Posted by Neha De
August 17, 2020 | 3-minute read (603 words)
A breach in security can cost your business more than just money. It can lead to lost consumer trust, stolen data, company downtime, low ratings or even compliance fines. And even though companies work to strengthen their cybersecurity, breaches still occur in some cases, and those are often due to extremely common errors.
Check out ten of the most common mistakes businesses make when it comes to defending their assets from cybercriminals.
1. Assuming It Won’t Happen to You
Complacency is the number one enemy of cybersecurity. It’s a bad idea to assume that a small enterprise isn’t susceptible to data breaches and other cyberattacks. Cybercriminals routinely target small- and medium-sized businesses with stronger, more evolved threats.
2. Neglecting to Update Your Devices, Systems and Networks
By not understanding the architecture of their devices, systems and networks, and not keeping their software updated, businesses essentially open the door for hackers to breach their systems with minimum resistance.
3. Relying Solely on Antivirus Technology
In today’s advanced threat landscape, antivirus and malware technologies are not adequate to prevent persistent and advanced attacks. This is because cybercriminals are always evolving their processes faster than security companies can update their tools.
4. Investing in the Wrong Technology
According to Accenture’s 2017 Cost of Cyber Crime Study, organizations may be spending too much on the wrong technologies. Five of the nine security technologies had a negative value gap where the percentage spending level was higher than the relative value to the business.
5. Not Using Strong Passwords
Passwords are there for a reason and should never be taken lightly. Unsafe password practices have been a point of concern for organizations since the internet first launched. But most businesses still don’t take this seriously, making it easier for cybercriminals to make their way easily into company files.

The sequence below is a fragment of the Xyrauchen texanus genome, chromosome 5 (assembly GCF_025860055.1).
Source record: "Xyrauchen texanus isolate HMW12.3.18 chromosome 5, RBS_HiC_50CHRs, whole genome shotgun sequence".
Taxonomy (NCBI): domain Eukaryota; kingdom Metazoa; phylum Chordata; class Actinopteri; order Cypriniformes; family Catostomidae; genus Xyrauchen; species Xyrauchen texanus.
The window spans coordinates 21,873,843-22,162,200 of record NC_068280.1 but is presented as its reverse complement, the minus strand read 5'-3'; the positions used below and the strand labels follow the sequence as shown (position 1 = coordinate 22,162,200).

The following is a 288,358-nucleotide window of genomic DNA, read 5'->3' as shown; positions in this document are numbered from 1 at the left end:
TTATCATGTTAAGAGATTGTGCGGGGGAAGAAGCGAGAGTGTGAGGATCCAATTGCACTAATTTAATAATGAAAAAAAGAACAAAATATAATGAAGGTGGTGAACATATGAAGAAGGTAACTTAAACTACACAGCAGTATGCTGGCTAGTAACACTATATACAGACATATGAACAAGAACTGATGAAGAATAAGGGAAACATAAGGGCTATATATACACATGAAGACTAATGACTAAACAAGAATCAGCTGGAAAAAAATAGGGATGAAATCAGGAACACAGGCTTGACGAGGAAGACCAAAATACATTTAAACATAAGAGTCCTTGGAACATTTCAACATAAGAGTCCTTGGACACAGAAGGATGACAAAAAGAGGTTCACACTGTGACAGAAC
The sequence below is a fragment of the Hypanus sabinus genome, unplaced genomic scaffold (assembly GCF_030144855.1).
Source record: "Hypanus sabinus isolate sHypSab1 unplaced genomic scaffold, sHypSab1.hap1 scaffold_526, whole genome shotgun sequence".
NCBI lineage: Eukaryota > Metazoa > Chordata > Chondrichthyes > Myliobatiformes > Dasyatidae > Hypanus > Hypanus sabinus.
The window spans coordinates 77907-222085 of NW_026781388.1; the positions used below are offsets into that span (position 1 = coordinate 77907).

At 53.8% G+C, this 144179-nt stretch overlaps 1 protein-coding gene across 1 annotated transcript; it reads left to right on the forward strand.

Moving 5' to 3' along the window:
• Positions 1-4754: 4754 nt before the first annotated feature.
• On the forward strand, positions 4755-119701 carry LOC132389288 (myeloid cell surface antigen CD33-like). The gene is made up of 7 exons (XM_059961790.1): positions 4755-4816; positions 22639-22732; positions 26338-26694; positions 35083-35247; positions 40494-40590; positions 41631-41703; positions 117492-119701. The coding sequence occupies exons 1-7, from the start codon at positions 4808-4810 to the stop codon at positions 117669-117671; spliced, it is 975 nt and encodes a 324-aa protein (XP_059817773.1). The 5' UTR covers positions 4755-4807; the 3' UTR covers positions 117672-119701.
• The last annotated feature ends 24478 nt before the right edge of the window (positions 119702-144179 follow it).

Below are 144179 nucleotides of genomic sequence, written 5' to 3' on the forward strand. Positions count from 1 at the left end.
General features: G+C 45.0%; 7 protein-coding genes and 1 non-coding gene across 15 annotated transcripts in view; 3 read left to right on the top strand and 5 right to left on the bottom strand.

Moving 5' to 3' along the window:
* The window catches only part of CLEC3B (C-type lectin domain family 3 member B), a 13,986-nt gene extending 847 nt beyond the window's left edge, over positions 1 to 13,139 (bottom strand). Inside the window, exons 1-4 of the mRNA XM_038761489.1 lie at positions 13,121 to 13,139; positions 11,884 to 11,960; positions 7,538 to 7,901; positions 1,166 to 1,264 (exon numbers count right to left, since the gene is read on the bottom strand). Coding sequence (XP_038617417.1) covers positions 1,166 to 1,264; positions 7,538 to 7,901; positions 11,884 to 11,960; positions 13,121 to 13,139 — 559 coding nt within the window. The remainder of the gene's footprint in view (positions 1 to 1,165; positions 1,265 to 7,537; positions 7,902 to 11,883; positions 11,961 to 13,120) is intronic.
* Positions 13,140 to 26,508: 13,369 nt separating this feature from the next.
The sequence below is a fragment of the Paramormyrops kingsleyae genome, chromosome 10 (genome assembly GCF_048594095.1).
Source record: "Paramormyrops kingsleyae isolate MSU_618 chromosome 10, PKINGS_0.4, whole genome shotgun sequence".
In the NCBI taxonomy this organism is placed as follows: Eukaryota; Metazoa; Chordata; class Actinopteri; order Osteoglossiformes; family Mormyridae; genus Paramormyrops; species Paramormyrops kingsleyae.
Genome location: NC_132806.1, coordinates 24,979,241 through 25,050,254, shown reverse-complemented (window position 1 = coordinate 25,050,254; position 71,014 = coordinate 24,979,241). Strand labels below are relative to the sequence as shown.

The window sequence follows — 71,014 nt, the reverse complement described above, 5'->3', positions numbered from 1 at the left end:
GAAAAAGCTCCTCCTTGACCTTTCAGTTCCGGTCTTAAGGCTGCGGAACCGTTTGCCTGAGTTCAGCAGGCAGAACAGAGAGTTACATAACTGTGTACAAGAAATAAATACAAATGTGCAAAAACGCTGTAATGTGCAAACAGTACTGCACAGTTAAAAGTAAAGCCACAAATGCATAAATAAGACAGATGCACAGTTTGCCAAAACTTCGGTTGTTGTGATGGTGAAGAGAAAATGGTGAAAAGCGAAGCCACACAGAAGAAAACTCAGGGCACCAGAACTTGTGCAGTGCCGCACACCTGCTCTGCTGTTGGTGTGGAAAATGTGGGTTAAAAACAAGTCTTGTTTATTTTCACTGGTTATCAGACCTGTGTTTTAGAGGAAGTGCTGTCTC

6. Not Training Staff Members on Cybersecurity Measures
While the majority of attacks come from outside, internal employees can also put businesses at an increased risk by using the same and/or unsecured passwords for multiple logins, improperly sharing and storing data, falling for phishing scams via email and engaging in shadow IT.
7. Handing Over the Security Reins to a Single IT Person
Making one person responsible for maintaining security might not be a great idea, especially if the person is new to the company. Instead, make security a multi-step process that involves multiple people so you ensure that you have checks and balances in place.
8. Not Backing up Data
Backing up data, networks and systems can be extremely useful in case of a breach, but many businesses ignore this step. If the files are backed up, businesses can promptly clean up their systems, install new software and other programs, and restore files from the backed-up ones.
9. Using Personal Devices for Work
According to Bitglass' 2018 BYOD Security Report, 85 percent of organizations are embracing bring your own device (BYOD) policies by allowing their employees to use personal devices for work. Yet 43 percent of companies are not aware of whether the devices accessing corporate data have downloaded malware.
10. Not Investing in Proper Monitoring Services
Small- and medium-sized businesses tend to trust the technology they’ve installed for security and most often don’t invest in round-the-clock monitoring systems.
Confirm Security Via Outsourcing
One way to ensure that your systems are secure is to work with an outsourcing partner who can handle your TechOps from top to bottom. This can help prevent cyberattacks and give you the peace of mind that experts are handling that side of your security program.